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March historian turns 90

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A prolific author and authority on Fenland history has seen his 90th birthday marked with the sounds of a West Midlands cathedral.

Trevor Bevis celebrated what was otherwise a "quiet", but also milestone birthday on May 24.

But there was a welcome break in the silence for Trevor, a bell ringer at St Wendreda's Church, March, for 75 years before his recent retirement, when the bells of Worcester Cathedral were rung for him by a computer link-up with the city landmark.

Trevor Bevis was born in Pinchbeck but now lives in the town of March.
Trevor Bevis was born in Pinchbeck but now lives in the town of March.

Trevor, who has researched and written more than 160 books over a 65-year period, said: "I had a quite birthday as I don't like a lot of noise.

"But because I was a bellringer at March Parish Church for 75 years, St Wendreda's Bellringers were going to ring a quarter peal for me of March Delight Minor for my birthday, made up of about 1,272 changes or an hour of non-stop ringing.

"However, they couldn't raise a team so a lady from Peterborough organised a computerised peal of bell notes from Worcester Cathedral.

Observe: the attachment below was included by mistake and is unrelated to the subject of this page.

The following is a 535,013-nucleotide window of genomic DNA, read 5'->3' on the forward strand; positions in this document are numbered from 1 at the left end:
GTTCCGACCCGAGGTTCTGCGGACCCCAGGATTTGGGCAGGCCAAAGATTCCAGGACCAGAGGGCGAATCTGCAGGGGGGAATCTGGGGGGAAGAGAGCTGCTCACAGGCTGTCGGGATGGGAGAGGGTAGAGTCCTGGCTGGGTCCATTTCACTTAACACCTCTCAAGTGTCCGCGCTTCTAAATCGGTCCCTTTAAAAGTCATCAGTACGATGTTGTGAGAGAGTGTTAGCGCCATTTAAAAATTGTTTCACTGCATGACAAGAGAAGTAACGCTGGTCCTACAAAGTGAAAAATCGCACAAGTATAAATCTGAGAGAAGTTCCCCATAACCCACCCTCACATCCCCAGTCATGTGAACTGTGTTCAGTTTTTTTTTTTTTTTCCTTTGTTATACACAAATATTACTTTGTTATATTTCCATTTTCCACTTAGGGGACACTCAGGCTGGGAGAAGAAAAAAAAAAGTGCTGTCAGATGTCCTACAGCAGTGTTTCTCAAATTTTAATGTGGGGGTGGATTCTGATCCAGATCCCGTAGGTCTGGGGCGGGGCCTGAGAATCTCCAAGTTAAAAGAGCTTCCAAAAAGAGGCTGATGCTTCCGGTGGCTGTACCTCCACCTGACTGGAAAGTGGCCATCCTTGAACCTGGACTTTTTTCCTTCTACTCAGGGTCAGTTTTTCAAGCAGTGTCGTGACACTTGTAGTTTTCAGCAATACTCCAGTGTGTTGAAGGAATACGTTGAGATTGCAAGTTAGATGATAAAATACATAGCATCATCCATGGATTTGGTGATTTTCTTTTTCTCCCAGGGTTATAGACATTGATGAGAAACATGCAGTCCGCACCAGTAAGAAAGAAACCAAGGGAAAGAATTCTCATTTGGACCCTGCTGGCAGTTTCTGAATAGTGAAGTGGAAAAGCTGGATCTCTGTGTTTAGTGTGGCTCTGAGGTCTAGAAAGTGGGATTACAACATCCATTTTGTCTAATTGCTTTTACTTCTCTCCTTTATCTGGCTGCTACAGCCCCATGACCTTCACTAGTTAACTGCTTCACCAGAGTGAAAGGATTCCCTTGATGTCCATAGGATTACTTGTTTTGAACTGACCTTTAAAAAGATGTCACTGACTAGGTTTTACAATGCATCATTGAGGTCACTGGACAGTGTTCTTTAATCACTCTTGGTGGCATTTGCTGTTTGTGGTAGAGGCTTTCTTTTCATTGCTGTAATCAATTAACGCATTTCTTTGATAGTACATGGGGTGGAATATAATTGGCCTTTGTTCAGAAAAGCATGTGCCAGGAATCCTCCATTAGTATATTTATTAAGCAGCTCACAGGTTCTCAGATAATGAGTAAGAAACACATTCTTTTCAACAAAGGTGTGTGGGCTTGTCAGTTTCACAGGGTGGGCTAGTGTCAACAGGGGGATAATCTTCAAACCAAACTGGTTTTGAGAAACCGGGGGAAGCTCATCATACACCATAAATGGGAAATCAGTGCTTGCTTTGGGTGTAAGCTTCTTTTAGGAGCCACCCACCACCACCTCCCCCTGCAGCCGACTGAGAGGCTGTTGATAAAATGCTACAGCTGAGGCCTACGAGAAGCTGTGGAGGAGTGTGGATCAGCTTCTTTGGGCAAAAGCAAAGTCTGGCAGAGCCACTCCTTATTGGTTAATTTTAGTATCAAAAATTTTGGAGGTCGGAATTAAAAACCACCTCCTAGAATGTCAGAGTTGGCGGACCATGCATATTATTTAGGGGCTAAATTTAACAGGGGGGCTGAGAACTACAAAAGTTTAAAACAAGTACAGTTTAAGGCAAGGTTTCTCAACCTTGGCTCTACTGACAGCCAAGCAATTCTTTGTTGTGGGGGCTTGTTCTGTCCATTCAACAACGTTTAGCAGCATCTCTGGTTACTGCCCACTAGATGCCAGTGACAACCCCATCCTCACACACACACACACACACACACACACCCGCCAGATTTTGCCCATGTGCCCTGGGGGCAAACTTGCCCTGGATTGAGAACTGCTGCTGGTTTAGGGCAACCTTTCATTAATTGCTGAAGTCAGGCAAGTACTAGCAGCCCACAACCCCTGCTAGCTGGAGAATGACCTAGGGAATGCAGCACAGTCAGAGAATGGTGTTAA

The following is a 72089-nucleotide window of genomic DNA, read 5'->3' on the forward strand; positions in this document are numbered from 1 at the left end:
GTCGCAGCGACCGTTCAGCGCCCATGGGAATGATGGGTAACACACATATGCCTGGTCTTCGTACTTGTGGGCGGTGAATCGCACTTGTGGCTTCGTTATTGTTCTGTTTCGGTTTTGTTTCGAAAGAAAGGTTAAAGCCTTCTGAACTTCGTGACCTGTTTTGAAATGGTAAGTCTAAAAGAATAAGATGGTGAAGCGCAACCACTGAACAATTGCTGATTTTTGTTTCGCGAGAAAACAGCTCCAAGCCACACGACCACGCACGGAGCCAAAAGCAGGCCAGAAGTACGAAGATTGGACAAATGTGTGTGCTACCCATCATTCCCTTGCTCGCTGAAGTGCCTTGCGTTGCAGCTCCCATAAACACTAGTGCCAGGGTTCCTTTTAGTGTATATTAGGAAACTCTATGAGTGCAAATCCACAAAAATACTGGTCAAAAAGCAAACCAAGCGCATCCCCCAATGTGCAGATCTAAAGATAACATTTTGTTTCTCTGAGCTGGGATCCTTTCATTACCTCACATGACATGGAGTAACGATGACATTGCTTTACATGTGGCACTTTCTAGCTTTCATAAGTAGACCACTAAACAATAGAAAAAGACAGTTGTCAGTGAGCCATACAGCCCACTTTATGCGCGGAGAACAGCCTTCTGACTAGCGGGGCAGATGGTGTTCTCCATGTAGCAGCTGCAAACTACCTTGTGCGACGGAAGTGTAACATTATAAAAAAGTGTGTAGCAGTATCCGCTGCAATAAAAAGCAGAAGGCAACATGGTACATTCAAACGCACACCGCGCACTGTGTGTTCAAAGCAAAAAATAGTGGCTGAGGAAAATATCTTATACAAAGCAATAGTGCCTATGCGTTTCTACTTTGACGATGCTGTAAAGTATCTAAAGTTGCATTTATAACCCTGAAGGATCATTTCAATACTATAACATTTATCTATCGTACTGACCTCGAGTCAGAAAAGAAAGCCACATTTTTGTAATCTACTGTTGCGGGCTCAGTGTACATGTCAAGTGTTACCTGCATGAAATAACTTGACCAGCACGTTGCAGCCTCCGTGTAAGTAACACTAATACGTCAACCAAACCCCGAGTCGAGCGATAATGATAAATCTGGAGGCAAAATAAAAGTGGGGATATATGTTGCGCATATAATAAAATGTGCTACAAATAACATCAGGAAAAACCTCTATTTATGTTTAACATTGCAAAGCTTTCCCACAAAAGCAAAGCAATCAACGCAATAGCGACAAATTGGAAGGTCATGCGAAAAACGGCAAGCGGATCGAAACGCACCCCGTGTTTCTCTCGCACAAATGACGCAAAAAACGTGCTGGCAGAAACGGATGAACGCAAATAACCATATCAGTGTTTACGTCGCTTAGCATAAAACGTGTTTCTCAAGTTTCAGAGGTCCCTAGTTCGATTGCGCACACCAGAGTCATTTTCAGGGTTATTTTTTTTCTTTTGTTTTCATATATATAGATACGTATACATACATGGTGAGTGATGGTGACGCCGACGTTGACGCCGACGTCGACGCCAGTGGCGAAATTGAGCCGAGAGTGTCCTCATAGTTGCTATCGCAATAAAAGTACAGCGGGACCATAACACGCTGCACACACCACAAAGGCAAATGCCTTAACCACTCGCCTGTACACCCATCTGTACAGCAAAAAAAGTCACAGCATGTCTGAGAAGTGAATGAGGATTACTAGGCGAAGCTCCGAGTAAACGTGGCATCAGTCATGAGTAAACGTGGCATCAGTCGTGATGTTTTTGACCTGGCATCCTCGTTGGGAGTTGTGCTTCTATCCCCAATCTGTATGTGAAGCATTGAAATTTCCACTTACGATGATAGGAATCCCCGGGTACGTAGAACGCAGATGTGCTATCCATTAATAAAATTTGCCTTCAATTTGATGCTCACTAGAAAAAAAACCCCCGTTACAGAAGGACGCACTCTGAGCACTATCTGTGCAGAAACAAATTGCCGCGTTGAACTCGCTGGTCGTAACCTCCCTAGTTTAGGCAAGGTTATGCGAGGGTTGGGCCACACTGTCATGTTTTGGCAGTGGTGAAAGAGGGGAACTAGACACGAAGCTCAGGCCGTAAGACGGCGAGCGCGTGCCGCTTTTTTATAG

"It had never happened to me before and it reminded me of the days when I'd cycle for thousands of miles, from March to Wales, Yorkshire and Kent, mostly in connection with me touring cathedrals and churches."

Trevor, married to wife June for 59 years and who together three children "all nicely employed", said Trevor, and six grandchildren, lived in Pinchbeck's Rotten Row until the age of nine when he and his parents moved to March at the start of World War II in 1939.

"After we moved to March, I worked for a printer where one of my jobs was setting columns in newspapers.

"I held the record for setting the newspaper column in the quickest time which was 50 minutes.

"I was keen on finding out things, why things happened and how, so I wrote books, some dealing with Lincolnshire, but the majority dealing with the Fens.

"One of my best books was called The Railway at March, one of the largest working railway yards in Europe after the war.

"Two of my favourite characters to write about were Hereward of the Fens and Oliver Cromwell who lived in the Fens for quite a while.

"Bellringing, cycling and writing are all fine exercises which did me no harm at all and I enjoyed every minute of them."

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